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Image by David Kerr, with thanks

 

Johann Lamont’s extended and public self-immolation has churned up some fascinating divisions in how our politicians see the world. One group sees the rich (defined vaguely as anyone earning over £40,000 and the stratospherically rich leaders of the kleptocracy) mooching off the rest of us like cackling vultures: “Free prescriptions? Sure, for those who need them and for hard working families on a budget. But for Fred Goodwin?”

Another sees the potential for expanding the consensus on providing care for elderly people, health benefits and access to education. These are not new or radical ideas.

To refresh memories Fred Goodwin had a pay-off of £16 million. He’s not down at your Boots pharmacy scamming his way to some free heavy-dose Benilyn. Even the language of ‘freebies’ is a debasing one that’s been driven by years of tabloid and right-wing vitriol. It’s part of the gradual erosion of a civilised understanding of how society works.

The idea is being banded about that any ‘benefit’ that accrues to anyone should be means-tested, targeted or abolished. Apart from being a catastrophic narrowing of options about what could pay for public deficit, at it’s worst this idea breaks the last connection with the idea that we are a society experiencing a common world and sharing a public realm.  This notion’s been under attack for years and it’s tragi-comic that it’s Labour that wants to further fatally undermine it.

Once we completely dissolve the idea of having a shared common good, we’ll find it harder and harder to act collectively whether that’s on the environment, on land, on social policy or on health. In fact as the Reid Foundation points out: “If you’re going to end universalism, one way or another, sooner or later, it means the end of the NHS. We have seen this in England where it will soon be all but gone as a universal public service. And Ms Lamont can object all she wants, it is the only theoretical end-point for the sorts of arguments on which she is now basing her leadership.”

The idea feeds into the concept of the deserving and the undeserving poor, leads us back into the demeaning blind-alley of means-testing and shuts down other arguments for looking at where and how we should collect raise and save money after the collapse of the economy brought on by financial and political ineptitude. But more than this it undermines the very concept of the Scottish Parliament and the Scottish people having a different, bolder, more progressive agenda and culture. Something that is, by itself, anathema to the Unionist mindset.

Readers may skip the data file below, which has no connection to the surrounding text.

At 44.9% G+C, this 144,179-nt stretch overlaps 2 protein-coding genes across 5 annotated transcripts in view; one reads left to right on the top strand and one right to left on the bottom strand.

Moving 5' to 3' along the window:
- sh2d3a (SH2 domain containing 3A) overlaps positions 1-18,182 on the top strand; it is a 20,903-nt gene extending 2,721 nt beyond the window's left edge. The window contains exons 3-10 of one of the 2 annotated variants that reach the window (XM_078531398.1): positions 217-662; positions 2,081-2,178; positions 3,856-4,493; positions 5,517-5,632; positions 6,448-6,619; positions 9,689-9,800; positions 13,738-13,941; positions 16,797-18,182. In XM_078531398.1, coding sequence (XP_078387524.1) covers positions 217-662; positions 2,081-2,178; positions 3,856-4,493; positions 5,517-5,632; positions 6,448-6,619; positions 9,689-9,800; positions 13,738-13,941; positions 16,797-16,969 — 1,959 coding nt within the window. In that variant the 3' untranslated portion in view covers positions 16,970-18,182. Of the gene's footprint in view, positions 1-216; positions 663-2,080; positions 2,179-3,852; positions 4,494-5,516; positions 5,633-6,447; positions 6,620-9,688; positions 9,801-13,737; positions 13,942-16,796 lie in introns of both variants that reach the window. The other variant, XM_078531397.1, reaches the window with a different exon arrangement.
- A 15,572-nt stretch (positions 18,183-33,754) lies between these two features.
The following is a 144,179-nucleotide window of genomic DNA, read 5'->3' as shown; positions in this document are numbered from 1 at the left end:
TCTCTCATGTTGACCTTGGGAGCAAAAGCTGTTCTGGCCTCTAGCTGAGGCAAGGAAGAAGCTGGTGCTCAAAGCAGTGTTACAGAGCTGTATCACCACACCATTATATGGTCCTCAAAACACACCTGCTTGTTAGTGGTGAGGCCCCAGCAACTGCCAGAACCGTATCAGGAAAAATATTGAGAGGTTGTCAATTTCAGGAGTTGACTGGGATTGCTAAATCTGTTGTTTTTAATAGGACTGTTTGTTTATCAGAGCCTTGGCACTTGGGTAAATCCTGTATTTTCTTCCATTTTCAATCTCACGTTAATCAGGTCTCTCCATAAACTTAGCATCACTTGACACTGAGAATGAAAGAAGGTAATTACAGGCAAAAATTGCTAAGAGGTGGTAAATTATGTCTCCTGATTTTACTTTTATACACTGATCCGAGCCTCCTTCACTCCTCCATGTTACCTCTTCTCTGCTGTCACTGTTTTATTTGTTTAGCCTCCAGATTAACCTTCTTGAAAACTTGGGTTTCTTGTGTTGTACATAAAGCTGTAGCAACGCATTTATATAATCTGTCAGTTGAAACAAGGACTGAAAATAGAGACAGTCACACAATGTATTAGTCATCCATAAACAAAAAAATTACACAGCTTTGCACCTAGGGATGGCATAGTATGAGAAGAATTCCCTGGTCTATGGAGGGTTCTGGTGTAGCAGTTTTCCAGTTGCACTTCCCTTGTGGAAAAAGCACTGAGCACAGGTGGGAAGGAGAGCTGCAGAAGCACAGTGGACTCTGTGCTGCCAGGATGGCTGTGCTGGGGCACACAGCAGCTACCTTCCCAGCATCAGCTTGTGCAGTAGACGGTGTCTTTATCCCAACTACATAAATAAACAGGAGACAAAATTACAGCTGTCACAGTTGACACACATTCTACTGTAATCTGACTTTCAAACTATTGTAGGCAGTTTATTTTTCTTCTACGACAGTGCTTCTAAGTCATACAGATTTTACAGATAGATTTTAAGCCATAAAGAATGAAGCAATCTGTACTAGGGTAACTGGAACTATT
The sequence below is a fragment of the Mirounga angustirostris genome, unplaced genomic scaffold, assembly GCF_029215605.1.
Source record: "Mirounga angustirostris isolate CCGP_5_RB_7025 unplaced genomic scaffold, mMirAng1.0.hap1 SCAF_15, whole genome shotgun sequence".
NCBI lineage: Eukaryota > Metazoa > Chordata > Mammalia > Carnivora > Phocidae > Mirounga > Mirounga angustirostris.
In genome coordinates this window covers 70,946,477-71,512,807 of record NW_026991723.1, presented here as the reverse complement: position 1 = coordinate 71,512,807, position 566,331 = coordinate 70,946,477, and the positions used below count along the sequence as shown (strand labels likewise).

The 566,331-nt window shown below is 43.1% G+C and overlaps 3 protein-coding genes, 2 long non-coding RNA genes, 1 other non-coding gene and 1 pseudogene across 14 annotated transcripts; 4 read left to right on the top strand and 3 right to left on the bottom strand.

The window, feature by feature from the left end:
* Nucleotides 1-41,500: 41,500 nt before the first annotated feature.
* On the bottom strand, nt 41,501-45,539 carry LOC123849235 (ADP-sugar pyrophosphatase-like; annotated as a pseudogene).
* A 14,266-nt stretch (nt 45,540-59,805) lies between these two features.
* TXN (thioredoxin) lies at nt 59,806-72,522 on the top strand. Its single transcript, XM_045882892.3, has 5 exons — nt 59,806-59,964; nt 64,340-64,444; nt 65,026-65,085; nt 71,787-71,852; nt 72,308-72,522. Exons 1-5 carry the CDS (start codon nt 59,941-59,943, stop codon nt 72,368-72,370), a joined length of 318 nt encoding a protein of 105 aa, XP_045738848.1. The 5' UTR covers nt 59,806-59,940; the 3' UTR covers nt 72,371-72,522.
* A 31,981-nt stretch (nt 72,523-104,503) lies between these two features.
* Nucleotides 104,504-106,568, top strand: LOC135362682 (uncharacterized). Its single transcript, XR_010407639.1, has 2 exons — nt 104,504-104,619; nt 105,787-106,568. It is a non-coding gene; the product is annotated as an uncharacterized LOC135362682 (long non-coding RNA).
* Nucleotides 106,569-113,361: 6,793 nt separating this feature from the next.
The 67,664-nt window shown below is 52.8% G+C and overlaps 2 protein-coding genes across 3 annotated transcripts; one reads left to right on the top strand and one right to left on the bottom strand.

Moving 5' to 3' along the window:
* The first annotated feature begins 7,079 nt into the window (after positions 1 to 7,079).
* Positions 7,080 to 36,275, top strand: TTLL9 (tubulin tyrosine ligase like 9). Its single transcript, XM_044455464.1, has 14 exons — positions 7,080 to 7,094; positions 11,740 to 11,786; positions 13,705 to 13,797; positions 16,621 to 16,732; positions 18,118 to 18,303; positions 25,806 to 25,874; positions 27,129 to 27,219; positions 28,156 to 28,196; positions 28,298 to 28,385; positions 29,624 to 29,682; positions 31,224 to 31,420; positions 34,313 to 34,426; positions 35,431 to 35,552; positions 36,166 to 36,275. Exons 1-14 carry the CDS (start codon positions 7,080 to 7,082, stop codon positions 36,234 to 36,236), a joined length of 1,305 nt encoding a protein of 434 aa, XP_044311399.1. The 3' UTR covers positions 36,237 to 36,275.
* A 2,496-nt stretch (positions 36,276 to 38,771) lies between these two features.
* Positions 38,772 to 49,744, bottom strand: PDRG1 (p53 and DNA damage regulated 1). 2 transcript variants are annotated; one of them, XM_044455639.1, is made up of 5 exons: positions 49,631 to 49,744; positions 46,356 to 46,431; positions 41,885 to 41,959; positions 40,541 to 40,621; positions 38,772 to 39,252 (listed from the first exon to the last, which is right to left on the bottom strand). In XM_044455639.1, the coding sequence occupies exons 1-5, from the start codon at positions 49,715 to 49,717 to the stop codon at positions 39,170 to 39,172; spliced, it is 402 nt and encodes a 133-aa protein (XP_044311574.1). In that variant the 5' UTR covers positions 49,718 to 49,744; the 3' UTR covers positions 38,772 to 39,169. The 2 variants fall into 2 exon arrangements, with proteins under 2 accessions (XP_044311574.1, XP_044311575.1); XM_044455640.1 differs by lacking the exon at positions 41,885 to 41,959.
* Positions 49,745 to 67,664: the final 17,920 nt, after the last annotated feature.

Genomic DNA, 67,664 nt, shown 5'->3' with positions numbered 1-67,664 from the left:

As one MSP put it:

“My feeling is that Lamont is very much following the agenda of the right wing media in Scotland who have been pushing this line for years eg Scotland giving itself unaffordable treats. Attacks on universal benefits as you know are relentless.  It goes right back to the days of Henry McLeish and in my view is pushed by ultra unionists to tarnish the reputation of the Scottish parliament being irresponsible (eg incapable of governing ourselves) and stir up discontent in England about Scottish “subsidy junkies”.

What’s the basis of the argument for universal benefits? It starts from the notion that we all pay in to a common treasury, at different times of life, when we are fit, or working age or able. This then allows us to draw on that common good. It’s the basis for any decent society and if anything after we have emerged from these years of rampant individualism, corporate greed and venal politics, we’d want more not less of policies and principles that puts everyone on an even level.

Even if you take a wholly pragmatic view of the Labour leader’s attacks, swallowing hook line and sinker the line that we can’t live in a land of freebies’, it doesn’t add up. As Iain Macwhirter writes: “There is a presumption that universal policies are unfair and regressive. But it is often fairer ad more efficient for services to be paid for centrally through general taxation, which itself is based on the ability to pay.”

The idea of universal provision has its origins in classic post-war Labourism. But the concept has its roots in organic societies and was outlined by the anthropologist Paul Radin in 1971. He described this sort of bond as the ‘Irreducible Minimum’:

“In nonhierarchical societies, certain customs guide human behavior along basically decent lines. Of primary importance among early customs was the principle of the irreducible minimum (to use Paul Radin’s expression), the shared notion that all members of the same community are entitled to means of life, irrespective of the amount of work they perform. To deny anyone food, shelter, and the basic means of life because of their infirmities or even their frivolous behavior would have been seen as a heinous denial of the very right to live.” (- Murray Bookchin, from “Social Ecology and Communalism”)

If Lamont’s death-rattle does anything to shake-up policy debate it should be for the left and progressive forces to be stunned into action to create a universalism that is wider and deeper, restoring the decades of damage done by successive Thatcherite governments whether of Labour and Conservative or Liberal parties.

Only the other day Francis Stuart of SCVO wrote: “We have a social democratic consensus on universal services and a neo-liberal consensus on taxation. It’s time to challenge this contradiction.” Today only one of those sentences remains true.

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